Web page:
Onscreen: Ponar is a forest outside of Vilna where the Nazis killed tens of thousands of Jews.

Samuel: To me what remains is this terrible image, this kind of enormous difficulty to connect all these things. I’m walking through these people, they are like me. And I’m walking there, and I have my drawings put on a wall. And people come to look at them. And how do all these things work together, work together?

It was clear that the people that were chosen to be transported to Ponar were the ones who were less useful for the Germans.

Onscreen: The Escape

Samuel: I was very, very lucky that my father who then became a welder was in, was among this group of Jews that were brought to the Heereskraftfahrpark camp in Subačiaus.

Onscreen: Young Samuel Bak was taken with his father to HKP, a forced labor camp outside of Vilnius.

The next morning there was this yelling that came from the Germans in the courtyard and we were in these buildings that had three or four floors of the little cells with a kind of not very large staircase.

My father hid me under a blanket and put me into a little closet where I was like that. When my father took me out of this thing, he put me in our room, rolled into the mattress of his bunk.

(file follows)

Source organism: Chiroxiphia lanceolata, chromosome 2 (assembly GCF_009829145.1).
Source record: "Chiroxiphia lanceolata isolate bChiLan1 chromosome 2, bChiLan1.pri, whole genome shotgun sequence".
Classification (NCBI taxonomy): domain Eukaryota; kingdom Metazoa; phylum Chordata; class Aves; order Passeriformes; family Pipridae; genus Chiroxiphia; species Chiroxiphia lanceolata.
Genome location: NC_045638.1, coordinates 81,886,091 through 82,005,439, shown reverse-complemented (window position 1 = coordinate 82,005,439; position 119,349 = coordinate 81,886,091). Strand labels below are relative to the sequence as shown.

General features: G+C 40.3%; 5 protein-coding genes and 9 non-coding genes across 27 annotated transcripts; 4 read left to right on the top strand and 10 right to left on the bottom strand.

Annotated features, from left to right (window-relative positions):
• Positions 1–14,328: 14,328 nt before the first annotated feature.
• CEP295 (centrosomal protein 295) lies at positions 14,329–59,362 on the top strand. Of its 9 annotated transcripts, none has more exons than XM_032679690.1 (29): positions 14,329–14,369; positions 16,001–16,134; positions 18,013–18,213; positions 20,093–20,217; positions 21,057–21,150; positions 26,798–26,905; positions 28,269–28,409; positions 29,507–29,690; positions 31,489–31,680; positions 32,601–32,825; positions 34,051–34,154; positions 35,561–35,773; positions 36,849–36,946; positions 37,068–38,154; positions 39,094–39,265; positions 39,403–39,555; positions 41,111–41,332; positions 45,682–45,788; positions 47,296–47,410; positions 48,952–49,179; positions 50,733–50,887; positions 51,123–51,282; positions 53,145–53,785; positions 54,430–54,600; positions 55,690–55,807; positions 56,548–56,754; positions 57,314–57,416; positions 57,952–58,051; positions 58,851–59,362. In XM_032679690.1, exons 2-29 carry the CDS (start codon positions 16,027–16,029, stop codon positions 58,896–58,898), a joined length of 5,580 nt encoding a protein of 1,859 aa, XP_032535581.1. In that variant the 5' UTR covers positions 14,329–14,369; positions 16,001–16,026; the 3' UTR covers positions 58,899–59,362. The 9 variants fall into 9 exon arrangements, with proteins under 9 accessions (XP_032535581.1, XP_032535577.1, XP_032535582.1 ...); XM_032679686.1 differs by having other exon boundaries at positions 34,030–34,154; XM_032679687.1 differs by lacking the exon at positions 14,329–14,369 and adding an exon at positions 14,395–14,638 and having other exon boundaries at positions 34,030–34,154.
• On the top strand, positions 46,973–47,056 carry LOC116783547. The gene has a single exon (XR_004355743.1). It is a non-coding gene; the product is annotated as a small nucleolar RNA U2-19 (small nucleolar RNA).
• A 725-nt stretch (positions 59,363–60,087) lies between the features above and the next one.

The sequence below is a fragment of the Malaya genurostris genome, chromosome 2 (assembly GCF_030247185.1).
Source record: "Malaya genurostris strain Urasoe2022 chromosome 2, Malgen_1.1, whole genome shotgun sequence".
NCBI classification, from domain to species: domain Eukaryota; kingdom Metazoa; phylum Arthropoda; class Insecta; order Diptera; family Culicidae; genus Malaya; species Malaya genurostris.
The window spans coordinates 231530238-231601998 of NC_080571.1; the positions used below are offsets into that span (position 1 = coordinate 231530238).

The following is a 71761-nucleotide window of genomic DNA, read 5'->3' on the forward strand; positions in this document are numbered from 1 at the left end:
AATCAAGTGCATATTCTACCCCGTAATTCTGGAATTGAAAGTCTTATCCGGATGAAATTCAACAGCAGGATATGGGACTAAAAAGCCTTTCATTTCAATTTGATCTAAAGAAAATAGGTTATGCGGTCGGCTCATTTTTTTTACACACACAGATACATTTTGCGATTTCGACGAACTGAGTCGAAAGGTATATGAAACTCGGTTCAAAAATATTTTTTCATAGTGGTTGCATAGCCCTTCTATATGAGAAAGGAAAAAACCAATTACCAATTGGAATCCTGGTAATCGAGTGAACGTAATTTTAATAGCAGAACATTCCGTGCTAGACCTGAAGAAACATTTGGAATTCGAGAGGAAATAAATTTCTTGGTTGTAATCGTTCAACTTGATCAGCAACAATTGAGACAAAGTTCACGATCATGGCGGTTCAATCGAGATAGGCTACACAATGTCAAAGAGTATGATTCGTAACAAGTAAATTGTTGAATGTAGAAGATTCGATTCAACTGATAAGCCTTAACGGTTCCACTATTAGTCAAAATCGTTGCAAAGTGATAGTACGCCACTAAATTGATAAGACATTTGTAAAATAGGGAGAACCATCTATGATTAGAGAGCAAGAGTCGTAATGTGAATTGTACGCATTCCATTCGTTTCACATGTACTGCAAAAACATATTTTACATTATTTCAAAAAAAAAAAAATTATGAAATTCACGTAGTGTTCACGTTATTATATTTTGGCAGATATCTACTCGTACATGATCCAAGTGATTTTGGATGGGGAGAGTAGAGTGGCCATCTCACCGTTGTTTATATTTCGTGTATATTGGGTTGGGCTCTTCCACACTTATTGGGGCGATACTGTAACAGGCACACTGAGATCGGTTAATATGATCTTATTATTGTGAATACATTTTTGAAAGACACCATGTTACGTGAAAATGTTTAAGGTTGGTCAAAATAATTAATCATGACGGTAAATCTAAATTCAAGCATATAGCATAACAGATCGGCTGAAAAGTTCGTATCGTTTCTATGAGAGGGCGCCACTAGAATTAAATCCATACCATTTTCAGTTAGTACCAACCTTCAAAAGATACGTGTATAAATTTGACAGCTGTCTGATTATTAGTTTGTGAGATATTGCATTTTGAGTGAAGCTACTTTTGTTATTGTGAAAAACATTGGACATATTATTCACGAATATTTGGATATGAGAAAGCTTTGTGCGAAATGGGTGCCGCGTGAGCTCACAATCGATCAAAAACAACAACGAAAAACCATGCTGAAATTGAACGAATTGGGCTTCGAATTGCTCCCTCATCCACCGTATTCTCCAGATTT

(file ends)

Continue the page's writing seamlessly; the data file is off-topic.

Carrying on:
So, I was alone and in order to prove to everyone that this room was empty the door was left a little open. So I knew that I’m under the bunk, covered by blankets, I should not move. My vision was just the wall there.

Then at a certain point my father came and put me into a sack, he came with a sack and said get into it and put me on his shoulder. And then he went out from that room with me in the sack and joined a line of men that were working bringing sacks from the place they where cutting trees into little blocks of wood to the gate to that room.

My last memory of my father is the feeling to be on his shoulder, a kind of a physical feeling of his presence. I don’t even know if the voice of somebody shouting “run, run, run” when they liberated me from the sack. I don’t even if it was his voice of somebody else's voice.

My father was executed there with the last of the Jews that were in the camp. He was gunned down but there were about, many people who managed somehow to escape.

Onscreen: Samuel Bak explains how his work as an artist today reflects his past.

Samuel: It’s a symbolism of something that existed once and it was reconstructed because people will always try to repair. Somehow it is out of the bits and pieces of the horrors of the past that we can reconstruct the sense of our being here. Not only that, we can also learn how to prevent such horrors as much as it is possible to happen again.

I found out that because of the style of my painting, because it looked like paintings painted a few centuries ago and so on, allow themselves to be touched by it.

I’m not only painting paintings, which I enjoy very much doing, but I’m also touching some people with what I’m doing and so this is important to me.



Digital Producer
Ana Aceves
Director of Photography
Ezra Wolfinger
Geoff Pennington
Daniel Lyons
Ezra Wolfinger
Rob Kirwan


21st Century Studios
National Archives
National Center for Jewish Film
Pucker Gallery, Boston
United States Holocaust Memorial Museum
Yad Vashem


Original Music
­Ed Grenga